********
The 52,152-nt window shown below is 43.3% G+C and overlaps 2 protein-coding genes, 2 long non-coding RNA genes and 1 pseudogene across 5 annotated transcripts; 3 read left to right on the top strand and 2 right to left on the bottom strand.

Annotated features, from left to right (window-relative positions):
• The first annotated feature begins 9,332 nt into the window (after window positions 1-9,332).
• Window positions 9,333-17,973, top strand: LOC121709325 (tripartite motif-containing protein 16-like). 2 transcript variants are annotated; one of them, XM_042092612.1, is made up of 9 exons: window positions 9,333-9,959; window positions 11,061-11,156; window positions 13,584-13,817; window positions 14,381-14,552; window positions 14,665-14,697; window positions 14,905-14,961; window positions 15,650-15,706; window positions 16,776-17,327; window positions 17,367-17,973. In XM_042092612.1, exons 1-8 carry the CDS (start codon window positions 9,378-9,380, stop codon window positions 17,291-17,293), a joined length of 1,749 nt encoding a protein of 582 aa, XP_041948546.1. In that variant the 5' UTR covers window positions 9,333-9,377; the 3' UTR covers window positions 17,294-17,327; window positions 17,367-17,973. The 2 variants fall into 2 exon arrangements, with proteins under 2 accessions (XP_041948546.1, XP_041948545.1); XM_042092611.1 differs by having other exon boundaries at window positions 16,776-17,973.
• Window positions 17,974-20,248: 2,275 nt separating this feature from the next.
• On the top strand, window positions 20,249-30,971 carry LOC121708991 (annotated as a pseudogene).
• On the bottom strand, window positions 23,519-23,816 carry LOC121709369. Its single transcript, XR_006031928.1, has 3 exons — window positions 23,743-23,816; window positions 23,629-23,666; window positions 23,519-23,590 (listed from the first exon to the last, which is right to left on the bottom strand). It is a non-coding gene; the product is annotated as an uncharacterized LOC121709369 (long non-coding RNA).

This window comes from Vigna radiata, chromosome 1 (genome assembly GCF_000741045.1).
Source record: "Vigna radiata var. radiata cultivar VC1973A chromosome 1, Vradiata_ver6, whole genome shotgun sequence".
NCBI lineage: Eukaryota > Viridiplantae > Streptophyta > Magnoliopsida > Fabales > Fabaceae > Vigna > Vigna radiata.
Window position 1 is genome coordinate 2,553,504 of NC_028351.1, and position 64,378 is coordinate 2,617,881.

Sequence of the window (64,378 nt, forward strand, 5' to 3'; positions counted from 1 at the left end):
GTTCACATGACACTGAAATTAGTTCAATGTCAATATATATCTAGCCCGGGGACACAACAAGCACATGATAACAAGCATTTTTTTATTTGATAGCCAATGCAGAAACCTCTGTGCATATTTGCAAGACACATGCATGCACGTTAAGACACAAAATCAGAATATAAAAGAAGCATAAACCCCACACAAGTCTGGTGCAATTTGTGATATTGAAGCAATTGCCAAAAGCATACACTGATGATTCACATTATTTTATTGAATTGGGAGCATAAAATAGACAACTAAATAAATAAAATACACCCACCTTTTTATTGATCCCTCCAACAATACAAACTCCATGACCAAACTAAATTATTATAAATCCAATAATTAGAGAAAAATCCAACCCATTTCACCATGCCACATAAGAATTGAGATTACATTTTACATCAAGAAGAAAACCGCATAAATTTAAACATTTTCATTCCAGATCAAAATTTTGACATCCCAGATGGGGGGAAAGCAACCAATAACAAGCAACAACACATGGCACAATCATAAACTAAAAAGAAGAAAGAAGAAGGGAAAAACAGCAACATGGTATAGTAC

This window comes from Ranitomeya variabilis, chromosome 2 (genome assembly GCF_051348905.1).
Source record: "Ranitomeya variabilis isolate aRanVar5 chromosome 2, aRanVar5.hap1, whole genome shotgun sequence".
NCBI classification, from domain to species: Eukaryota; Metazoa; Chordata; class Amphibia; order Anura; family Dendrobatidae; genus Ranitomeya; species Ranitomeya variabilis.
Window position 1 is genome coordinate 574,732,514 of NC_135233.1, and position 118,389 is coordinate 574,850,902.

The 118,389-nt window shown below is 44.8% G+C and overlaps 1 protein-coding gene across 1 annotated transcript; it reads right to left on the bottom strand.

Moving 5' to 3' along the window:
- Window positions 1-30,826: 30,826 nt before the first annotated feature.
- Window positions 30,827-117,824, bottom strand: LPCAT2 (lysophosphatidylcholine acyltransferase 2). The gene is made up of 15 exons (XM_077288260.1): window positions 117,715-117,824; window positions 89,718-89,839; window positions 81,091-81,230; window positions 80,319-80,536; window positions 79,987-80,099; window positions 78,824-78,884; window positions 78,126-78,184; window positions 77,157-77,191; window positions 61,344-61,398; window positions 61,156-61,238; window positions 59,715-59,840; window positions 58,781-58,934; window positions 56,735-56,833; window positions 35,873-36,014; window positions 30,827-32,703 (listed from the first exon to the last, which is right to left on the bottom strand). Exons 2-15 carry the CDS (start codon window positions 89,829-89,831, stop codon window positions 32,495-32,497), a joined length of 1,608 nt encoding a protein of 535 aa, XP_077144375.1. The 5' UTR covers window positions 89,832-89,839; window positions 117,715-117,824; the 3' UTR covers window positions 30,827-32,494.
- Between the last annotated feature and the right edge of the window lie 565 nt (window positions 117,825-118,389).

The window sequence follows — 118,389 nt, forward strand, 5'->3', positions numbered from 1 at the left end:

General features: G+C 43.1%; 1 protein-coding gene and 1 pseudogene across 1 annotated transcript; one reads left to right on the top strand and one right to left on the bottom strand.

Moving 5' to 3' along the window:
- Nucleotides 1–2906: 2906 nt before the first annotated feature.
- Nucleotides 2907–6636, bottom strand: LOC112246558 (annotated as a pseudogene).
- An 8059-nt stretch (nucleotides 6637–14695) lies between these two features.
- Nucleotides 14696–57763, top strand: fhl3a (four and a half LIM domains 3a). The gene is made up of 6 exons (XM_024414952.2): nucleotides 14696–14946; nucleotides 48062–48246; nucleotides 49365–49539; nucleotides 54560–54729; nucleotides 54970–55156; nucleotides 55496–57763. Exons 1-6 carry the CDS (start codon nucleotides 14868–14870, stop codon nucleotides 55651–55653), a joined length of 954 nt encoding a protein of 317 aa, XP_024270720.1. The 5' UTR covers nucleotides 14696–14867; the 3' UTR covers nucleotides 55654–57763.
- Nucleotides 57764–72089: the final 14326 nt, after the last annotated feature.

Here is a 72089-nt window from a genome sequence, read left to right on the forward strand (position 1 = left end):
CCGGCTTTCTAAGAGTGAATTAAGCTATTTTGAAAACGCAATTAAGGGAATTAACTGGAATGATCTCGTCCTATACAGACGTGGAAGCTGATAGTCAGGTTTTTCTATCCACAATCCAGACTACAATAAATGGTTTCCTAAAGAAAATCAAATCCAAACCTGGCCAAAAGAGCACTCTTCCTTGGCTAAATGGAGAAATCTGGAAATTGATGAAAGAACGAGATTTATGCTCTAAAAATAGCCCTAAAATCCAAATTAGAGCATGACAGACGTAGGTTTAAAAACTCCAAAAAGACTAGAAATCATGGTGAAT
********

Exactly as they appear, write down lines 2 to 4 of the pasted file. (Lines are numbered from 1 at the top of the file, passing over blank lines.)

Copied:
Annotated features, from left to right (window-relative positions):
• The first annotated feature begins 9,332 nt into the window (after window positions 1-9,332).
• Window positions 9,333-17,973, top strand: LOC121709325 (tripartite motif-containing protein 16-like). 2 transcript variants are annotated; one of them, XM_042092612.1, is made up of 9 exons: window positions 9,333-9,959; window positions 11,061-11,156; window positions 13,584-13,817; window positions 14,381-14,552; window positions 14,665-14,697; window positions 14,905-14,961; window positions 15,650-15,706; window positions 16,776-17,327; window positions 17,367-17,973. In XM_042092612.1, exons 1-8 carry the CDS (start codon window positions 9,378-9,380, stop codon window positions 17,291-17,293), a joined length of 1,749 nt encoding a protein of 582 aa, XP_041948546.1. In that variant the 5' UTR covers window positions 9,333-9,377; the 3' UTR covers window positions 17,294-17,327; window positions 17,367-17,973. The 2 variants fall into 2 exon arrangements, with proteins under 2 accessions (XP_041948546.1, XP_041948545.1); XM_042092611.1 differs by having other exon boundaries at window positions 16,776-17,973.